by Lorraine Jennings
When you ask your horse to stretch does he seem confused? Can you blame him? Ever since he was broken he’s been taught to shorten, work rounder or slow down. Suddenly along comes a dressage test and he’s expected to understand (and be grateful) that he’s allowed to stretch. Is it any wonder he’s confused?
If your horse is going to understand you need to make sure you understand first. In the same way as free walk on a long rein doesn’t mean walk on the buckle, allowing your horse to stretch doesn’t mean trot around the school with no contact.
The judge wants to see your horse working forward in a balanced, rhythmical trot. That shouldn’t change just because you’re allowing him to stretch. Usually, you’ll be asked to do it on a circle. Read the test. It will probably say ‘circle at A and allow your horse to stretch’ not ‘allow your horse to stretch and then circle at A’. That’s a difference of at least 10m. It’s enough to get him balanced. Wait until you’re on the correct line before you even think about relaxing your contact.
It’s easy to think if you drop the contact your horse will stretch down automatically but imagine you’re resting your elbows on the table and that table just disappeared. What would you do? Initially, your shoulders would drop like a dead weight. Then, in an attempt to save yourself, you’d hollow your back and tighten your stomach and neck muscles. Which is exactly what your horse does when you drop your contact.
The length of your horse’s body is controlled by the length of your reins, not by your contact (or lack of one). Your contact behaves like the lid on a coke bottle when you shake it. It holds back the fizz and the pressure. It doesn’t matter how long the neck of the bottle is if there’s a lid at the end of it the drink will always fizz. Lose that lid and the drink will spill out. Lose your contact and not only will your horse lose energy, but he’ll also lose his balance.
To get your horse to stretch correctly he must trust your hands and accept your contact. If he does that he’ll work into it and look for it. When it moves away from him he’ll stretch out until he finds it. (Like the fizzy drink running up the neck of a bottle) If it’s not there his weight will fall onto his shoulders and his hocks will stop working.
It’s important to understand you have to push your horse to your hand not pull him back to it. If he’s going to reach forward to find it he needs to be balanced and he needs to have energy. (If there’s no fizz it can’t run up the neck of the bottle) Every time you pull back on your reins he’ll tighten his back. That tension won’t go the second you ask him to stretch. At best he’ll stay in the same place, at worst he’ll hollow and rush.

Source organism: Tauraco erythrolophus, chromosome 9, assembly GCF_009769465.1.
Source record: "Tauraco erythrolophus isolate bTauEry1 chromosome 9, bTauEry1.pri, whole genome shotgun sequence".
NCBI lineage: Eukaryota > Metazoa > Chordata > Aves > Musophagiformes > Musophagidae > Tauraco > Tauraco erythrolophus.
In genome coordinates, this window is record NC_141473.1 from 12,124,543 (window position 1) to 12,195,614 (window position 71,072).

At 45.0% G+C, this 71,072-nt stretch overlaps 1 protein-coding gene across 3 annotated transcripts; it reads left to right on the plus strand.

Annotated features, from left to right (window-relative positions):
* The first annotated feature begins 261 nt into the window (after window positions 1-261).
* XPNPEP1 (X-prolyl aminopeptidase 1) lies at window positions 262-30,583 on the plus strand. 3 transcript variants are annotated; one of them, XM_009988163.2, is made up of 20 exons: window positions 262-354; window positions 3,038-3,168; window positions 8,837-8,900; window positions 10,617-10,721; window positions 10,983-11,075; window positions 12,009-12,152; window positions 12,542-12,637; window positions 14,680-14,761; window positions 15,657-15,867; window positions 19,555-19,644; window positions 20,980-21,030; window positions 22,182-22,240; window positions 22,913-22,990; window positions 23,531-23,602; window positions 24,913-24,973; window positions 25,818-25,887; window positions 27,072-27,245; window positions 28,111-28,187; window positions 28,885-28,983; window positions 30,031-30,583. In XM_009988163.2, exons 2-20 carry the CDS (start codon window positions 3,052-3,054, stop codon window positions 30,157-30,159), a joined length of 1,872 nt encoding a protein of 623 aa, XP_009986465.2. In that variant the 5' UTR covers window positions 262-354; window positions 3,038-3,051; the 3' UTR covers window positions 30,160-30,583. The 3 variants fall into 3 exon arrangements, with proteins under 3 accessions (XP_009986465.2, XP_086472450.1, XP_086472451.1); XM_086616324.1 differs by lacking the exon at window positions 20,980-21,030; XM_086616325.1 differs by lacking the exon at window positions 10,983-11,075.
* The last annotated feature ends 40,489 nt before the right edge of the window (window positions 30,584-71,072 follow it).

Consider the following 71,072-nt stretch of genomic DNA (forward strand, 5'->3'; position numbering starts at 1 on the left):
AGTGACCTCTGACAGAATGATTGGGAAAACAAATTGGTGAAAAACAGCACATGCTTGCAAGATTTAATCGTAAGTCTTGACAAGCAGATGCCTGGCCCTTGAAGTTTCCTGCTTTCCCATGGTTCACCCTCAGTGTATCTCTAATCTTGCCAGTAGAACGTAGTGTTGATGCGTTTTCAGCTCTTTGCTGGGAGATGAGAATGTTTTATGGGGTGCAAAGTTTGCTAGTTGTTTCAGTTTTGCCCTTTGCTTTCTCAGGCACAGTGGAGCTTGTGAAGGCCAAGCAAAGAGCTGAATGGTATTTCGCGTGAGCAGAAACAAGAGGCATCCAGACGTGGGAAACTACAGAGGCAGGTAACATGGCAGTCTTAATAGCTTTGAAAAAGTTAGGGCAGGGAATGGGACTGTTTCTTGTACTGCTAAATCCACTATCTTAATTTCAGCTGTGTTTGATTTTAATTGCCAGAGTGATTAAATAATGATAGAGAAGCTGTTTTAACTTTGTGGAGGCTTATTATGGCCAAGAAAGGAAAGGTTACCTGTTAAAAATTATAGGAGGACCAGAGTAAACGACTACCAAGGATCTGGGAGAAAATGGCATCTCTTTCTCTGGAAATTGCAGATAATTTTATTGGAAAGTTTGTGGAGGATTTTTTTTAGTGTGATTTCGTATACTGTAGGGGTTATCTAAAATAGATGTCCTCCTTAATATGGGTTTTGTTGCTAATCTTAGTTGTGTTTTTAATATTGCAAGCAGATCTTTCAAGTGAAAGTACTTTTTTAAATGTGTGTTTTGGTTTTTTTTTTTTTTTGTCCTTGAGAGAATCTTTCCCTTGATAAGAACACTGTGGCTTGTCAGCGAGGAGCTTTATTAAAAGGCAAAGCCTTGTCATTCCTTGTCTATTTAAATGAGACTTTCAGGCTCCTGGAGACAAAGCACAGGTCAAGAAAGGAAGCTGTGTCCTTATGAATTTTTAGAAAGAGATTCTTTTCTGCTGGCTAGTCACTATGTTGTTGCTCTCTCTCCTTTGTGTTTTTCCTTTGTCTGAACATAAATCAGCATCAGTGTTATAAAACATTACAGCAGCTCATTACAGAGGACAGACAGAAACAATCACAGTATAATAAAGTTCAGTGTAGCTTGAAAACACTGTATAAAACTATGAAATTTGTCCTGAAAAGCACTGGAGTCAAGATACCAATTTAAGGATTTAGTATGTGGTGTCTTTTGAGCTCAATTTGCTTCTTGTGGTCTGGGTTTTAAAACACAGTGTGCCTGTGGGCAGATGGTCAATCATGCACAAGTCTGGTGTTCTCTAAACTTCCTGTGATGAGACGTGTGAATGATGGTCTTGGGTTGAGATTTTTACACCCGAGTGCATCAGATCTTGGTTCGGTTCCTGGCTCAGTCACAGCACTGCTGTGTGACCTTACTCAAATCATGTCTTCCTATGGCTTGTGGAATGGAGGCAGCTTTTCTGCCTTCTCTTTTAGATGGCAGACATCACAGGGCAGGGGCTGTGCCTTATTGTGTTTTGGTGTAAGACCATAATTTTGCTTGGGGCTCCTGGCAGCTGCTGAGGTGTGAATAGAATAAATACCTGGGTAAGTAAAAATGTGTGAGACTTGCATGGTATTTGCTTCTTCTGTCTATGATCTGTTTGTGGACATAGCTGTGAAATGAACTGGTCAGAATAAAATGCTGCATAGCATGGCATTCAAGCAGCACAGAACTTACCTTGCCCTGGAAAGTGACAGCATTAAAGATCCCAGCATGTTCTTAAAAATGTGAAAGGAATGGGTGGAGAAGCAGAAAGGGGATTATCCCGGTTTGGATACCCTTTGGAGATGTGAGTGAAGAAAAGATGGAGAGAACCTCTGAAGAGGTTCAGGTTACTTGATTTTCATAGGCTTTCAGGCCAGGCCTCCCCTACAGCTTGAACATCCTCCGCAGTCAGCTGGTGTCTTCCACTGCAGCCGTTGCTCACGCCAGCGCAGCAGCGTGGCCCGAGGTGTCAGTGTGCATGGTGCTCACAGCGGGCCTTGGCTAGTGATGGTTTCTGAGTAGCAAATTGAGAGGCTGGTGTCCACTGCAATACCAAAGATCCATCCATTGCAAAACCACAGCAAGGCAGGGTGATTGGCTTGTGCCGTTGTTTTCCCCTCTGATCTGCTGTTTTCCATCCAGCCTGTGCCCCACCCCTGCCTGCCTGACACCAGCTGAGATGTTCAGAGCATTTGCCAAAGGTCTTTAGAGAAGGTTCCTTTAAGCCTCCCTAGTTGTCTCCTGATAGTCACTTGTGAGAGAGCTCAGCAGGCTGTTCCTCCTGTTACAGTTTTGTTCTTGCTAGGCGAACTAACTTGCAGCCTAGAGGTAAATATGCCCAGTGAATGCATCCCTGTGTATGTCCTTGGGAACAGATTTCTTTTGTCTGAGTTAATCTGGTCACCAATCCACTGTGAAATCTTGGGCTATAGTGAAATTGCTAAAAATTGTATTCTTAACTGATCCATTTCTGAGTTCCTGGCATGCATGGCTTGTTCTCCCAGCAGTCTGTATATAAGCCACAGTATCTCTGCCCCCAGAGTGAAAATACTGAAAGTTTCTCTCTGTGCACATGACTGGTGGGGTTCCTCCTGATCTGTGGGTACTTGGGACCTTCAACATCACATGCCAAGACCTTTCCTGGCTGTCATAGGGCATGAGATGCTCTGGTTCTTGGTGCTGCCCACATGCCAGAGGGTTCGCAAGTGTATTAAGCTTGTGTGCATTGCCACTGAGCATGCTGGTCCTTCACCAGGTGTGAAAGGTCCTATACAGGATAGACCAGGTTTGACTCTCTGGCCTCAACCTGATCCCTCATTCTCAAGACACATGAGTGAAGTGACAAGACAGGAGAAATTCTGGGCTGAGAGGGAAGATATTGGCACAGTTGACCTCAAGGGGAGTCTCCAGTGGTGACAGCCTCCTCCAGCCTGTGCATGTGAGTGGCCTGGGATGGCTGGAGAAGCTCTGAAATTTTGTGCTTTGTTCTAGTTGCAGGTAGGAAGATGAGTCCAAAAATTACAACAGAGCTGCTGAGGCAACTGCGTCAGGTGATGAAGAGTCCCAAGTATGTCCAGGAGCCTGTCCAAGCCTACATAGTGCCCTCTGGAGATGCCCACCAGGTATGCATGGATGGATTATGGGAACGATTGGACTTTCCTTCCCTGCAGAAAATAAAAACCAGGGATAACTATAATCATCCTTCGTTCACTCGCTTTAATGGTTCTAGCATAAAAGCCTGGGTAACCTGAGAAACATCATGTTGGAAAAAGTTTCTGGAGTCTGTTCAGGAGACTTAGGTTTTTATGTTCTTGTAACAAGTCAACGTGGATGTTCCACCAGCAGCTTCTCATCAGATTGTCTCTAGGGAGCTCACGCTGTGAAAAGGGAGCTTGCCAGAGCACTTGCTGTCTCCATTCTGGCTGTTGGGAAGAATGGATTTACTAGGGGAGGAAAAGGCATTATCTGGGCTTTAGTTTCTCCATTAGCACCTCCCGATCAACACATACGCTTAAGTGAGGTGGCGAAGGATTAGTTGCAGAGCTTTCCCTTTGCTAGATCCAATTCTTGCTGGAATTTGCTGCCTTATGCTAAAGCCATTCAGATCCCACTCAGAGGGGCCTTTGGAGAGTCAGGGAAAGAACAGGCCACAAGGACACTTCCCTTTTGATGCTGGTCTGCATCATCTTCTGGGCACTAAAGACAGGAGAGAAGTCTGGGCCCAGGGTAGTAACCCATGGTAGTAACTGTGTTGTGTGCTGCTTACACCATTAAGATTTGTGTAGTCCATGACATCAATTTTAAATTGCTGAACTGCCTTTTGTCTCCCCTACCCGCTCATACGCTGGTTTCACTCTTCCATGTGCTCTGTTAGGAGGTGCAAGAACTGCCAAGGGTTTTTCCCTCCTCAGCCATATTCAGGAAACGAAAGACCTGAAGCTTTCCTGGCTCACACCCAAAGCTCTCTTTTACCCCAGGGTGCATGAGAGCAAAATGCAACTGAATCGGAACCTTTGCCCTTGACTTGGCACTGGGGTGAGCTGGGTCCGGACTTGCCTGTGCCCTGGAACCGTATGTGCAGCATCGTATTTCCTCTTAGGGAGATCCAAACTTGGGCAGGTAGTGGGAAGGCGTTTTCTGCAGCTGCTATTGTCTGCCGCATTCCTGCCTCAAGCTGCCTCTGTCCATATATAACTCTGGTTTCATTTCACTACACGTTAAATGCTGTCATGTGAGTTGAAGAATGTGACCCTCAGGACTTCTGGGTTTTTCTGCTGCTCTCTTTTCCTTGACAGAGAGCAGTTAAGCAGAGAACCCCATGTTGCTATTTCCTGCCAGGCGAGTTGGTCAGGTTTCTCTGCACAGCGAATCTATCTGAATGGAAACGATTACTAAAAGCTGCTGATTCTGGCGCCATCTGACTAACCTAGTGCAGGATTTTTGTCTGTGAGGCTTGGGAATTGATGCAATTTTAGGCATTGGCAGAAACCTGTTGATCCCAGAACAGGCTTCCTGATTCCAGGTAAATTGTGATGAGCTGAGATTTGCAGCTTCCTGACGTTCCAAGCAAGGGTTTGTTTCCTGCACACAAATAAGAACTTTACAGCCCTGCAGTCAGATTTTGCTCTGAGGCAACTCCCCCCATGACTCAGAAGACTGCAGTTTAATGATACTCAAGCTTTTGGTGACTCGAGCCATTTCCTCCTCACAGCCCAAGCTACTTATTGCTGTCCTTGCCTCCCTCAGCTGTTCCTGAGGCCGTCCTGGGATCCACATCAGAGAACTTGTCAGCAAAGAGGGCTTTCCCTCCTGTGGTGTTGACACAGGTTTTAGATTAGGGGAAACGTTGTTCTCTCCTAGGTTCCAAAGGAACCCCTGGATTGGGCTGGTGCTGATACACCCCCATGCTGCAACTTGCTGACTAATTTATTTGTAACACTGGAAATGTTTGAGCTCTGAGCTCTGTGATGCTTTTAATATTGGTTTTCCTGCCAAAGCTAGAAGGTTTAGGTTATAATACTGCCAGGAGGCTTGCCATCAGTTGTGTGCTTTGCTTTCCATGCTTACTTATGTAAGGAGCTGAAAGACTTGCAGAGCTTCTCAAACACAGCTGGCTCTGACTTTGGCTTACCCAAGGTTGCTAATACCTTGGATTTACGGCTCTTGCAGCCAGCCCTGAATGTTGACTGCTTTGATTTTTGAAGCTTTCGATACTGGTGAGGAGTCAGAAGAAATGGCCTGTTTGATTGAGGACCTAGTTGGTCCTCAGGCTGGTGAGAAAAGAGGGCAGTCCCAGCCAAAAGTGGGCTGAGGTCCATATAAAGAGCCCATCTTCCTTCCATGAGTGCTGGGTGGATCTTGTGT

Ride a 20m circle at E/B so your horse doesn’t have the fence to help him. Push him from both legs into an even contact in both reins.
On the circle slow your horse down by using your knee and thigh pushed into the saddle as hard as you can. This means your contact can stay consistent and you can use your lower legs to keep his hocks under his body. Ask him to slow down until he’s almost walking. You’ll need to use plenty of lower leg to keep him in trot. Then keep hold of your contact but release your knee and thigh. You’ll feel him go forward into your contact but don’t relax it. Keep your lower leg on and push him to it.
When your horse is accepting the bit – not leaning on it – the weight in your hand should be a forward pressure – similar to a child pulling you down the street (not hanging off the bottom of your arm!) If there is no pressure in your hand there is no horse on the end of your reins.
Initially trot half a circle as slow as you can get your horse to go and then allow him forward for the other half. As he starts to understand shorten the distance between slowing down and allowing him forward to ¼ of a circle. You’ll be so busy thinking about pushing him forward again you’ll have your legs on as you slow down without thinking about it. That’s what keeps him balanced and in your hand without pulling.
When your horse is happy going into your contact you can start to show him how to stretch. Put your knee and thigh in for a couple of strides to steady him and make sure his weight is back on his hocks. Then push on and release them. As he moves forward relax your thumb on the rein. Allow your reins to slide through your fingers as he reaches down for the contact. DON’T throw him a couple of inches and expect him to find it!
Your horse will take as much rein as you allow him to but there will be a time when he starts to doubt himself. When you feel him hesitate put your thumb back down on the rein to reassure him the contact is still there. (Close the lid) Be happy to accept small changes while he starts to understand the exercise and quick to praise him. With practise, he’ll feel confident enough to reach for the floor.
When you come to bring him up again use both legs and then close your thigh and knee into the saddle. The pressure on his shoulders will slow him down. As he slows down he’ll sit on his hocks and lift his head up. Take up the slack in your reins immediately. Lean forward and take up your outside rein first. Then take up the inside and ride forward thinking about keeping the pressure even on your reins.
When you take up your contact your horse knows it’s time to work. When you give him a loose rein he knows he’s finished. Bear that in mind the next time you allow him to stretch.
Good luck and enjoy your schooling.
Published in memory of Lorraine Jennings